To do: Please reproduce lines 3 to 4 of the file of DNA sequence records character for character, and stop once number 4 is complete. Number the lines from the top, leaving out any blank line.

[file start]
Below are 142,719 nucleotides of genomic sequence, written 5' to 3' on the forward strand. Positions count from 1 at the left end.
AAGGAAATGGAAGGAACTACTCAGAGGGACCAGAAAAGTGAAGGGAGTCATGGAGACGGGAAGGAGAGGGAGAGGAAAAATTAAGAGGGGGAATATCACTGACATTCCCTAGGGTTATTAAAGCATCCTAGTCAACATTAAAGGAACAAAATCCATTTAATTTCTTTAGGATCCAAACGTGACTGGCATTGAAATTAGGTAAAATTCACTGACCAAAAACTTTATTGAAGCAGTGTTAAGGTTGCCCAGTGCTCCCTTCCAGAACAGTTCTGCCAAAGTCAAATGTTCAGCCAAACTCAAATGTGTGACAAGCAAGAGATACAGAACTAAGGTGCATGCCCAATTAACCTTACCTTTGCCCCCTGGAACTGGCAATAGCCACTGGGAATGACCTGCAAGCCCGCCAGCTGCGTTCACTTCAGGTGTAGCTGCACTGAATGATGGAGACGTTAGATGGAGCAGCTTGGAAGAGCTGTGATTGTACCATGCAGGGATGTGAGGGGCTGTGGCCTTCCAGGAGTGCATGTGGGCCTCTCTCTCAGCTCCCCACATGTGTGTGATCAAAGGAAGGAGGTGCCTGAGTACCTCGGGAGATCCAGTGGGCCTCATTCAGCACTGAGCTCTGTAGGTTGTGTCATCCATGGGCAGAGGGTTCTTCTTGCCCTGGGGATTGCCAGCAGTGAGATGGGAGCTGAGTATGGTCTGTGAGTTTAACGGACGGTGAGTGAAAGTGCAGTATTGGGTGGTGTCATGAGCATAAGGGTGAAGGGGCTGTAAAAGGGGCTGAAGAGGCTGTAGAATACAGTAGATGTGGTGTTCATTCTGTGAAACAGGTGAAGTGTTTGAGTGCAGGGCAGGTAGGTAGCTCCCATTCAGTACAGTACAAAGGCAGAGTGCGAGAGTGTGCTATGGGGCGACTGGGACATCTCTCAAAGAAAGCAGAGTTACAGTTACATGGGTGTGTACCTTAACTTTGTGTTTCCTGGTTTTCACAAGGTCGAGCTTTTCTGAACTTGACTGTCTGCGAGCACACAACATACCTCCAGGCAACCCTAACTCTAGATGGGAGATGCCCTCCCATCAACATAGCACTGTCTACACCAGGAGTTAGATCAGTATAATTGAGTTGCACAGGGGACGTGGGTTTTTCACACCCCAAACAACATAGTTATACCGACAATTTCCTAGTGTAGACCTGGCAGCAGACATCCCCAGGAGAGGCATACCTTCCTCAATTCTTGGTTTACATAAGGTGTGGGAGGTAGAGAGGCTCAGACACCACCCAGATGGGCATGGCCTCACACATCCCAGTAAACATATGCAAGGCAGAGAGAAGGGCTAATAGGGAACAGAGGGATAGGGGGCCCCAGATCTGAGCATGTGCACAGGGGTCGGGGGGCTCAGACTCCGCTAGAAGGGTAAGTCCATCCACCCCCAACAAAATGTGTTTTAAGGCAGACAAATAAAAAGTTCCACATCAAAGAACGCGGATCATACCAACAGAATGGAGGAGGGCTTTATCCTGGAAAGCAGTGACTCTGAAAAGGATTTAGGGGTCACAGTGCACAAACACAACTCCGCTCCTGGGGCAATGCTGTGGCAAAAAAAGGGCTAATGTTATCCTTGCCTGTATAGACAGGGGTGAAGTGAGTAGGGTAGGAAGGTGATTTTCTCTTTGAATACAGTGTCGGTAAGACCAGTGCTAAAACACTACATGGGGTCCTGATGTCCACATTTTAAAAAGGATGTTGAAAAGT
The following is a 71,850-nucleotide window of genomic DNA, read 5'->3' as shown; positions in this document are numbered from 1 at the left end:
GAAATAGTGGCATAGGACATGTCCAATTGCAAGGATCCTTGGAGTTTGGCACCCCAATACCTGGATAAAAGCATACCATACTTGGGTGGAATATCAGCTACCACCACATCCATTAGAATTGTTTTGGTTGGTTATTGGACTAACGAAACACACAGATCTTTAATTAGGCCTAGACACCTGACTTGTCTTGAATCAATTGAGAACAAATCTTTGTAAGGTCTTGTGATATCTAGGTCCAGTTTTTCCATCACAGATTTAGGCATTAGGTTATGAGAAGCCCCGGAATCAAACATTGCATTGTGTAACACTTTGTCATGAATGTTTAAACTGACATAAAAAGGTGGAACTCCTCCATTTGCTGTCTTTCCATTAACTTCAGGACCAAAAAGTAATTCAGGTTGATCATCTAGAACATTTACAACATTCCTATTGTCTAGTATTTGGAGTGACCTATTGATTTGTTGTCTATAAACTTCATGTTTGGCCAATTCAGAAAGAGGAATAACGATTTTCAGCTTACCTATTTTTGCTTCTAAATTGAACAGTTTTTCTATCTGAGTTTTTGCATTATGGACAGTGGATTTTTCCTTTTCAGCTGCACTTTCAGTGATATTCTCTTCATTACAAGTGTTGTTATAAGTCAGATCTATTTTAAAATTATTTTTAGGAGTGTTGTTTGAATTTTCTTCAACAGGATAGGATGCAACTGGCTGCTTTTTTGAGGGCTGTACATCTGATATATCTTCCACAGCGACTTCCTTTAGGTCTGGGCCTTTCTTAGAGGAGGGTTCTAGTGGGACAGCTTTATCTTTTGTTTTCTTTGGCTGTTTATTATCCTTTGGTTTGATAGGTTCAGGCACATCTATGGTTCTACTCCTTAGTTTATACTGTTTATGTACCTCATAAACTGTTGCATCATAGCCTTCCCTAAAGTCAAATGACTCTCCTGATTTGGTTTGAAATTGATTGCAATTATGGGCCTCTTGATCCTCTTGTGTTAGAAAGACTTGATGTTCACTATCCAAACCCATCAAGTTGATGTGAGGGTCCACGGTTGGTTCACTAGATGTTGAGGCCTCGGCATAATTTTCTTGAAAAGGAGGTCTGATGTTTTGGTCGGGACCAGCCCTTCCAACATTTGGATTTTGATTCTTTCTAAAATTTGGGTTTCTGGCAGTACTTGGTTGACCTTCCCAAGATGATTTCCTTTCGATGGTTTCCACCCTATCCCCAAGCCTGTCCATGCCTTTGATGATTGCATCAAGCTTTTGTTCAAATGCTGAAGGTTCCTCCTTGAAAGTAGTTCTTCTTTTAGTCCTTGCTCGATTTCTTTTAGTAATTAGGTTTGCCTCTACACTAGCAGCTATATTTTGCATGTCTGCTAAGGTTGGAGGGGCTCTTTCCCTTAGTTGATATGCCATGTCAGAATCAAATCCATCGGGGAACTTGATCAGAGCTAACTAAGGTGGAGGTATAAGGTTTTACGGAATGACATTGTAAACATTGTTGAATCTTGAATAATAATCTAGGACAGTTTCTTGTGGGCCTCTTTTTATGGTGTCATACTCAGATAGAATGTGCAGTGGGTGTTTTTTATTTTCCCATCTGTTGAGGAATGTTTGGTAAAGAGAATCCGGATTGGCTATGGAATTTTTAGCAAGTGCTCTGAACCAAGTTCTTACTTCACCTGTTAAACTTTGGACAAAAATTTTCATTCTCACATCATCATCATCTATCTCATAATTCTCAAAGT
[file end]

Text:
The following is a 71,850-nucleotide window of genomic DNA, read 5'->3' as shown; positions in this document are numbered from 1 at the left end:
GAAATAGTGGCATAGGACATGTCCAATTGCAAGGATCCTTGGAGTTTGGCACCCCAATACCTGGATAAAAGCATACCATACTTGGGTGGAATATCAGCTACCACCACATCCATTAGAATTGTTTTGGTTGGTTATTGGACTAACGAAACACACAGATCTTTAATTAGGCCTAGACACCTGACTTGTCTTGAATCAATTGAGAACAAATCTTTGTAAGGTCTTGTGATATCTAGGTCCAGTTTTTCCATCACAGATTTAGGCATTAGGTTATGAGAAGCCCCGGAATCAAACATTGCATTGTGTAACACTTTGTCATGAATGTTTAAACTGACATAAAAAGGTGGAACTCCTCCATTTGCTGTCTTTCCATTAACTTCAGGACCAAAAAGTAATTCAGGTTGATCATCTAGAACATTTACAACATTCCTATTGTCTAGTATTTGGAGTGACCTATTGATTTGTTGTCTATAAACTTCATGTTTGGCCAATTCAGAAAGAGGAATAACGATTTTCAGCTTACCTATTTTTGCTTCTAAATTGAACAGTTTTTCTATCTGAGTTTTTGCATTATGGACAGTGGATTTTTCCTTTTCAGCTGCACTTTCAGTGATATTCTCTTCATTACAAGTGTTGTTATAAGTCAGATCTATTTTAAAATTATTTTTAGGAGTGTTGTTTGAATTTTCTTCAACAGGATAGGATGCAACTGGCTGCTTTTTTGAGGGCTGTACATCTGATATATCTTCCACAGCGACTTCCTTTAGGTCTGGGCCTTTCTTAGAGGAGGGTTCTAGTGGGACAGCTTTATCTTTTGTTTTCTTTGGCTGTTTATTATCCTTTGGTTTGATAGGTTCAGGCACATCTATGGTTCTACTCCTTAGTTTATACTGTTTATGTACCTCATAAACTGTTGCATCATAGCCTTCCCTAAAGTCAAATGACTCTCCTGATTTGGTTTGAAATTGATTGCAATTATGGGCCTCTTGATCCTCTTGTGTTAGAAAGACTTGATGTTCACTATCCAAACCCATCAAGTTGATGTGAGGGTCCACGGTTGGTTCACTAGATGTTGAGGCCTCGGCATAATTTTCTTGAAAAGGAGGTCTGATGTTTTGGTCGGGACCAGCCCTTCCAACATTTGGATTTTGATTCTTTCTAAAATTTGGGTTTCTGGCAGTACTTGGTTGACCTTCCCAAGATGATTTCCTTTCGATGGTTTCCACCCTATCCCCAAGCCTGTCCATGCCTTTGATGATTGCATCAAGCTTTTGTTCAAATGCTGAAGGTTCCTCCTTGAAAGTAGTTCTTCTTTTAGTCCTTGCTCGATTTCTTTTAGTAATTAGGTTTGCCTCTACACTAGCAGCTATATTTTGCATGTCTGCTAAGGTTGGAGGGGCTCTTTCCCTTAGTTGATATGCCATGTCAGAATCAAATCCATCGGGGAACTTGATCAGAGCTAACTAAGGTGGAGGTATAAGGTTTTACGGAATGACATTGTAAACATTGTTGAATCTTGAATAATAATCTAGGACAGTTTCTTGTGGGCCTCTTTTTATGGTGTCATACTCAGATAGAATGTGCAGTGGGTGTTTTTTATTTTCCCATCTGTTGAGGAATGTTTGGTAAAGAGAATCCGGATTGGCTATGGAATTTTTAGCAAGTGCTCTGAACCAAGTTCTTACTTCACCTGTTAAACTTTGGACAAAAATTTTCATTCTCACATCATCATCATCTATCTCATAATTCTCAAAGT